Our resident food expert, Heather Do, is starting an original recipe series called The Bare Hands Series. She wants to share how you can make everyday staples in your own kitchen. Read more about creating homemade yogurt.
Heinz is a catsup, but not all catsups are Heinz.
A Kleenex is a tissue paper, but not all tissue papers are Kleenex.
A Band-Aid is a bandage, but not all bandages are Band-Aid.
We often forget about the possibilities within the wide, wide world of so many foods and/or consumer goods, especially when these items are dominated by a single brand. A prime example is yogurt. Yogurt can have a lot of varying characteristics such as tartness, thickness, creaminess, and smoothness. When making your own homemade yogurt, you have more flexibility with these variables and control over the outcome. Overall, making homemade yogurt is a lot more cost effective and a lot less wasteful because plastic containers are being reused. So go ahead, ditch that incessant marketer and give that self-sufficient milkman a chance.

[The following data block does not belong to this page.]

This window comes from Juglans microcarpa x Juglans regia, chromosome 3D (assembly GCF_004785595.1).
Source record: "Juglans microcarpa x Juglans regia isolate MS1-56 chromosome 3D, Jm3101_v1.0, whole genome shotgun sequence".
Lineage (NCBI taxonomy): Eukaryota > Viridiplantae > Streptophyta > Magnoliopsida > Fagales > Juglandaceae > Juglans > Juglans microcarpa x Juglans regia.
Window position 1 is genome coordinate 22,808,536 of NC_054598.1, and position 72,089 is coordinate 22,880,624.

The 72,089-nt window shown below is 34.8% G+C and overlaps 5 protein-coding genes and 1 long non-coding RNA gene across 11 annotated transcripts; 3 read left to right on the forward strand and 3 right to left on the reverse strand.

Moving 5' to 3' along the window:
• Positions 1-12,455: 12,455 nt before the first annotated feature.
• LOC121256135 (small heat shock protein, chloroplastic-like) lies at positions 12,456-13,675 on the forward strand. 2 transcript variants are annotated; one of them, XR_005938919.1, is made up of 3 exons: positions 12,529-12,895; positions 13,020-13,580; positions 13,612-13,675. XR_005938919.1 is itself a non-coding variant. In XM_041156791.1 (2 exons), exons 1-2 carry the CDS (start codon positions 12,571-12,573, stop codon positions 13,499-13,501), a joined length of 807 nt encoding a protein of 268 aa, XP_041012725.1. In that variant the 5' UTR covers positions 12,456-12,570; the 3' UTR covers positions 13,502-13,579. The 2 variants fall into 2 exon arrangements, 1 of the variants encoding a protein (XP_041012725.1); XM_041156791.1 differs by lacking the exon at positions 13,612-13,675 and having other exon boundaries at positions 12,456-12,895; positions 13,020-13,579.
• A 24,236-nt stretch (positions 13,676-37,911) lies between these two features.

Here is a recipe with notes on how to make homemade yogurt.
How your homemade yogurt tastes depends on how the starter culture tastes. For example, Straus yogurt is tangier than Saint Benoit yogurt which is much more sweeter and milder. My preference goes to Saint Benoit.
The solids collect at the top during incubation. For a thicker yogurt consistency, hold off on the stirring until after you scoop the solids from the top and leave a little liquid behind. Or incubate for a few more hours for a thicker consistency.
Texture is a result of the process and the milk fat content. Whole milk will yield a thicker yogurt than non-fat milk.
1. Add diced stone fruit or berries depending on the season.
2. Add homemade granola (recipe to come).
3. Drizzle with honey.
Yoplait is a yogurt, but not all yogurts are Yoplait.
All photography courtesy of the author.
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